My parents died in the same year. My father died of a sudden heart attack; my mother became severely ill in 1979. It took the doctors a long time to find out the real diagnosis: she suffered from collagenosis, an infrequent and (at least in 1983) incurable auto-immune disease. From 1973 until 1982, my mother was a teacher in German and English in a secondary school (pupils from 10 to 18)."

I can only offer my sincerest thanks to Dr. Seeliger for his permission to share this wonderful material giving us even more of an insight into the trials and tribulations of Eva Pawlik and Rudi Seeliger! In my opinion, their story just speaks volumes about not only the passion to skate but the passion to persevere.

Skate Guard is a blog dedicated to preserving the rich, colourful and fascinating history of figure skating. Over ten years, the blog has featured over a thousand free articles covering all aspects of the sport's history, as well as four compelling in-depth features. To read the latest articles, follow the blog on FacebookTwitterPinterest and YouTube. If you enjoy Skate Guard, please show your support for this archive by ordering a copy of the figure skating reference books "The Almanac of Canadian Figure Skating", "Technical Merit: A History of Figure Skating Jumps" and "A Bibliography of Figure Skating":

Trials And Tribulations: The Storied Lives Of Eva Pawlik And Rudi Seeliger

A skater's life has rarely been considered an easy one, whether in present day or the distant past. Early morning practices, injuries, exhaustion and pressure up the wazoo hardly always make the lives of the sport's elite the cakewalks an outsider of the sport might suppose. That's nothing we as those who endear themselves to the sport don't know though. That said, some have really had a rough go of it along the way... and two that certainly come to mind are 1948 Olympic Silver Medallist Eva Pawlik and her pairs partner and husband Rudi Seeliger. I must credit Esther Pierce for the idea of writing about these two for after sharing some great video of the 1949 World Championships I'd stumbled upon it was her that directed me to some wonderful material that talked in detail about Pawlik and Seeliger's careers... and trials and tribulations.

Viennese skater Eva Pawlik was widely known as somewhat of a child prodigy. She was landing an axel at age four and performing in shows as part of a touring act called "The Fairy Tale Of The Steady Tin Soldier" with two time World Champion Felix Kaspar as a mere child. Following in the footsteps of other great Austrian ladies skaters like Fritzi Burger and Herma Szabo, Pawlik was Austria's new rising skating star and everyone was certainly paying attention.

Right off the bat, things didn't go as planned. The Anschluss Österreichs in 1938 where Austria was basically absorbed into Nazi Germany meant a change of career trajectory for Pawlik and her pairs partner Rudi Seeliger. There was no Austria so there were no Austrian Championships. Instead, skaters competed in 'the Ostmark Championships', which Pawlik and Seeliger won in 1942. With the 1940 Olympics cancelled and no European or World Championships to advance to that year, both Pawlik and Seeliger's pairs career and Pawlik's singles skating were basically put on a forced hiatus. The international gold medals would simply have to wait for both promising young skaters.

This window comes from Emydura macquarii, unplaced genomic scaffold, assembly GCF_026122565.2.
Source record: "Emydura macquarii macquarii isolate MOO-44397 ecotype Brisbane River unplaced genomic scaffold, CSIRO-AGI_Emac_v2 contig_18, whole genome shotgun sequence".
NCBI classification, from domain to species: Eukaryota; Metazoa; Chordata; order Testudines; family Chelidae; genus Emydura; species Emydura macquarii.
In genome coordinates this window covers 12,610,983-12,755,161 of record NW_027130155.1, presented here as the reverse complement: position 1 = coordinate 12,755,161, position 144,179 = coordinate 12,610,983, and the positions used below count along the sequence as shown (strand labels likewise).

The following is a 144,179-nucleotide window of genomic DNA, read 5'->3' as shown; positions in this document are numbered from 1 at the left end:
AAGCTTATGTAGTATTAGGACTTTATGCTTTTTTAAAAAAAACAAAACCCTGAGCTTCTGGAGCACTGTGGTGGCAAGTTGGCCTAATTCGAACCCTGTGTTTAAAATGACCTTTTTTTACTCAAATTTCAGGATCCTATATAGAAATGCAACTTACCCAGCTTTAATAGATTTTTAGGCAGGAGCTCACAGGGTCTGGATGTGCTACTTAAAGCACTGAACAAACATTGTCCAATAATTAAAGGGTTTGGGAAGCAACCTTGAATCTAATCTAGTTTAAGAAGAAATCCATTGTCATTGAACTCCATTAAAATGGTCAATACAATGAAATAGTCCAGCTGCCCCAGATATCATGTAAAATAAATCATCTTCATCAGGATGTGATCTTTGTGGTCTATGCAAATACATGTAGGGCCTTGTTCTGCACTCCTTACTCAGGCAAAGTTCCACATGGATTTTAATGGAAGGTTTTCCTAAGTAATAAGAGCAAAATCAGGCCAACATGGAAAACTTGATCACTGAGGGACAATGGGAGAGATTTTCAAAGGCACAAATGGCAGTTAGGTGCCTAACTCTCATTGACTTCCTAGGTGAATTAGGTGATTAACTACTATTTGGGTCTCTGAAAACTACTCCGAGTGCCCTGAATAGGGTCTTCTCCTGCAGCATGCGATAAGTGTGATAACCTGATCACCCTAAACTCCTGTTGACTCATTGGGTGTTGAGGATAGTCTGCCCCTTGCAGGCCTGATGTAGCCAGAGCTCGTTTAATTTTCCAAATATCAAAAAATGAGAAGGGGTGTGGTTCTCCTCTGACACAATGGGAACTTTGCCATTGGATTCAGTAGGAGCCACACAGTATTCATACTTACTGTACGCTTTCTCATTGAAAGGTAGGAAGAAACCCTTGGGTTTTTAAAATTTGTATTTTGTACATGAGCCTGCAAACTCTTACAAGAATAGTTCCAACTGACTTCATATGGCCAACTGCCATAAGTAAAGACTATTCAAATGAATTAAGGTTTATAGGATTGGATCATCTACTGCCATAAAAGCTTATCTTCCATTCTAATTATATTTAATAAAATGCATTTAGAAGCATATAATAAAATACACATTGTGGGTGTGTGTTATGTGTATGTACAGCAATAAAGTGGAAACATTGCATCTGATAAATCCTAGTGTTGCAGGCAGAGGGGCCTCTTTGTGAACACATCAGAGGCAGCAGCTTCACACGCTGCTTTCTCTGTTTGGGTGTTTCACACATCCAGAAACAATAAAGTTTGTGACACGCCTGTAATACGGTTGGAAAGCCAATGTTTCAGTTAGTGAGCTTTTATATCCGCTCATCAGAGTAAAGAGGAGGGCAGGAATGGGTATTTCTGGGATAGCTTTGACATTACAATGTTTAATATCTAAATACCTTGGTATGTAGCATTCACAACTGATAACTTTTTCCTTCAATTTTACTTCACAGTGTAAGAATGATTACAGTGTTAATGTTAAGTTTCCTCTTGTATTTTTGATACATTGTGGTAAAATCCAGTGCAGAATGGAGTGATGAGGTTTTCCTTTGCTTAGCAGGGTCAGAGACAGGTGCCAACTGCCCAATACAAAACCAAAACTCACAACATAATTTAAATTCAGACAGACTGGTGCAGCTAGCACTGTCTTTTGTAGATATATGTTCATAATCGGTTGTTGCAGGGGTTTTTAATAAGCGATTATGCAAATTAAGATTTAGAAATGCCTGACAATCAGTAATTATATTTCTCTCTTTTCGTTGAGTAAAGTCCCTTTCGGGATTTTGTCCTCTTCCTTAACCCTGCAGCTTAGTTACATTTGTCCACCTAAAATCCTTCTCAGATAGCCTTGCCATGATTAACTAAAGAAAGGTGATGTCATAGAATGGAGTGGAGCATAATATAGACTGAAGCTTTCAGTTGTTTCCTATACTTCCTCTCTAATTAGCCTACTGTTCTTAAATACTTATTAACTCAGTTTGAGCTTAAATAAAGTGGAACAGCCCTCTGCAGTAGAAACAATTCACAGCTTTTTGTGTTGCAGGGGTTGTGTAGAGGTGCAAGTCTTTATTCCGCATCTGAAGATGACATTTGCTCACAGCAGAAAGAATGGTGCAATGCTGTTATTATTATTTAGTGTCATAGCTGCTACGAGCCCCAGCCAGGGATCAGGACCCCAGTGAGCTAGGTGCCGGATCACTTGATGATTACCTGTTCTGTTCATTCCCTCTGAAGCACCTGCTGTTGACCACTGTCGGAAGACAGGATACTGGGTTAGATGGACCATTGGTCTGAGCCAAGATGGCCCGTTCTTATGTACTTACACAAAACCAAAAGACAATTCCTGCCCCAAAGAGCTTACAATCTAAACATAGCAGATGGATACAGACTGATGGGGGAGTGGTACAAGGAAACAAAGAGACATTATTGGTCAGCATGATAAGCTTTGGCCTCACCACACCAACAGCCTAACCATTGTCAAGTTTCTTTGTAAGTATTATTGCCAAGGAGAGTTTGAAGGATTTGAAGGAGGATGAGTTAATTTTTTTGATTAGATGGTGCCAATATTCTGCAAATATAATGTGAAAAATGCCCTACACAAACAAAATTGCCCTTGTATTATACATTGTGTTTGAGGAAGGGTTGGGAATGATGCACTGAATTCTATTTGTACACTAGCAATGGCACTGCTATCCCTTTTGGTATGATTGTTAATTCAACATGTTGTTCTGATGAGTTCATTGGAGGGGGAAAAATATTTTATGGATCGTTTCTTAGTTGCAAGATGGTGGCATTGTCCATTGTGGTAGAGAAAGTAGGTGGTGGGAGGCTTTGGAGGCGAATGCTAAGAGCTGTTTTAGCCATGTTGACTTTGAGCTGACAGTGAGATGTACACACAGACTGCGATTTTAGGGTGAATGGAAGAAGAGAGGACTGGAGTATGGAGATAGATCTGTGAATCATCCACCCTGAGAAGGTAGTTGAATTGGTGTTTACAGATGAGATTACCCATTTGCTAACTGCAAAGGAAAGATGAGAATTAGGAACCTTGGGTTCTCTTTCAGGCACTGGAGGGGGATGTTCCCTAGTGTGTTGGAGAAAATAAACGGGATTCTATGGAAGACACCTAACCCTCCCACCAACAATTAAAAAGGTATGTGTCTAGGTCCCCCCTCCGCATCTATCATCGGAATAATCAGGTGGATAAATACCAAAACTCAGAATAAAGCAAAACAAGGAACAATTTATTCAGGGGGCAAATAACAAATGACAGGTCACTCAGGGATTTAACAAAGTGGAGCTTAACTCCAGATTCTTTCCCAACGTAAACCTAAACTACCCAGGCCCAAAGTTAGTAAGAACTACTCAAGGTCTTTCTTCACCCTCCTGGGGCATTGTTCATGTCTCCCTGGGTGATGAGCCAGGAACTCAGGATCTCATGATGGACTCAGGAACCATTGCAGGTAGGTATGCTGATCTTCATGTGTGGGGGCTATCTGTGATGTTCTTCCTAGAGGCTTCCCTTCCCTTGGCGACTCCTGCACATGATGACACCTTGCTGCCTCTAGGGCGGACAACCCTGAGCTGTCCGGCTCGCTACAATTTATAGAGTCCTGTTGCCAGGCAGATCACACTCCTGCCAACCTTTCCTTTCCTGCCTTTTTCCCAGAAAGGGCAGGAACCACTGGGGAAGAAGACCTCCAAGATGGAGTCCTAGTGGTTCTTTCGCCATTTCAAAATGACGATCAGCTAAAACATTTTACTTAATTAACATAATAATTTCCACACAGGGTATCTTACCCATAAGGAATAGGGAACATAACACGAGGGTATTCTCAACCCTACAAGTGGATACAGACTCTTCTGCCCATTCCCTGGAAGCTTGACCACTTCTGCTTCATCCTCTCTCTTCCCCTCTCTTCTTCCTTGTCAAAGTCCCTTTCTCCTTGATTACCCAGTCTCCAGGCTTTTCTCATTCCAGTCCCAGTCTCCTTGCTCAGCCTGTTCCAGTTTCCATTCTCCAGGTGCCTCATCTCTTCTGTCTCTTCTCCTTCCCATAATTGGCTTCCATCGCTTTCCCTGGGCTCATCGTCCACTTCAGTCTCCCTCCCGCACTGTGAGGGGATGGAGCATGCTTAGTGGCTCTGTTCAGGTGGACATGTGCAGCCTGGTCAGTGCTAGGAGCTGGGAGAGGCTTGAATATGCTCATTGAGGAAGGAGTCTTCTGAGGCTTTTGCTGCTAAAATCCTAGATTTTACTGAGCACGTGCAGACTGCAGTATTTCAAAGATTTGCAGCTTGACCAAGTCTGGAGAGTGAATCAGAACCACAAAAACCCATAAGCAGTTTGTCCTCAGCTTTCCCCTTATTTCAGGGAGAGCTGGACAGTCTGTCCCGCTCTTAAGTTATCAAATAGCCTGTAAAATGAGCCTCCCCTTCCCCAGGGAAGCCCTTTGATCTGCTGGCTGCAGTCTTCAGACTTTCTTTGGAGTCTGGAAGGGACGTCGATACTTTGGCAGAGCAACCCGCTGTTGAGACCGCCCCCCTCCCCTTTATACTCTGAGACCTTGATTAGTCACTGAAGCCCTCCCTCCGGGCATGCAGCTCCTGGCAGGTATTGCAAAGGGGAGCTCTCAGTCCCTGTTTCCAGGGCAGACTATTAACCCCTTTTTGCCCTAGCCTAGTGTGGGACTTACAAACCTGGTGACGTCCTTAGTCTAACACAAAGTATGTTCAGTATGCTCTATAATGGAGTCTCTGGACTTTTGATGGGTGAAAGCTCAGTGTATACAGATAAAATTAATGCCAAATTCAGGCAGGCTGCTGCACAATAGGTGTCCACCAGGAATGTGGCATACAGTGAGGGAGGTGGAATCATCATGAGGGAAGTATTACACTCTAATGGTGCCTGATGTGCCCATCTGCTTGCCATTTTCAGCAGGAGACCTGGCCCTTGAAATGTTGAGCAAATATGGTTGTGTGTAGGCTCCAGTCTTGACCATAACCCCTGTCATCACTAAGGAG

As if that wasn't enough to take the wind out of anyone's sails, Seeliger was drafted into the German army. While in service, he was captured by the Red Workers' and Peasants' Army and was forced to work as a slave in a coal mine until he returned to Austria in 1949. In the meantime, Eva was partnerless and left to pick up the pieces of her skating career and carry on. While her pairs partner toiled as a slave of war, she returned to competition after World War II ended, winning four consecutive Austrian titles ahead of rivals like Inge Solar and Hilde Appeltauer (future coach to 1972 Olympic Gold Medallist Trixi Schuba). In 1948, she returned to international competition, winning the silver medal at the European Championships, Winter Olympics and World Championships that year. Sandra Stevenson's 1984 book "The BBC Book Of Skating" states that "when Eva Pawlik of Austria unsuccessfully challenged Barbara Ann Scott in 1948 one reason given for her failure was that she skated with dirty boots and holes in her tights. The boots were so old that they no longer responded to cleaning and the holes were darned. It was the best she could manage with all the shortages in her country."

Although Pawlik and Seeliger were reunited in 1949, Eva continued to focus on her singles career at the time with a World title not an unreachable goal by any stretch of the imagination. Bad luck again befell the young star though. She suffered a serious bout of acute appendicitis that almost forced her to withdraw from the 1949 European Championships but still managed to defeat Ája Vrzáňová to take her first and only European title. That year at the World Championships, things again did not go in her favour. A close second to Vrzáňová after the school figures, Pawlik (who had defeated the Czech star by three places at the World Championships in 1948) was in very real contention to snatch the gold. However, one of the heels on her skates mysteriously broke at those World Championships in Paris prior to the free skate. She was not allowed to continue using borrowed skates, which seems so silly now considering what happened at the 2008 Worlds with Brent Bommentre's lost luggage. I've always believed in the old theatre adage "the show must go on" personally. But I digress... Pawlik was forced to withdraw and decided to instead turn professional and make some money as her family certainly could have used some financial support after going through... I don't know... a war?! I think that's a pretty good reason. I don't know about you.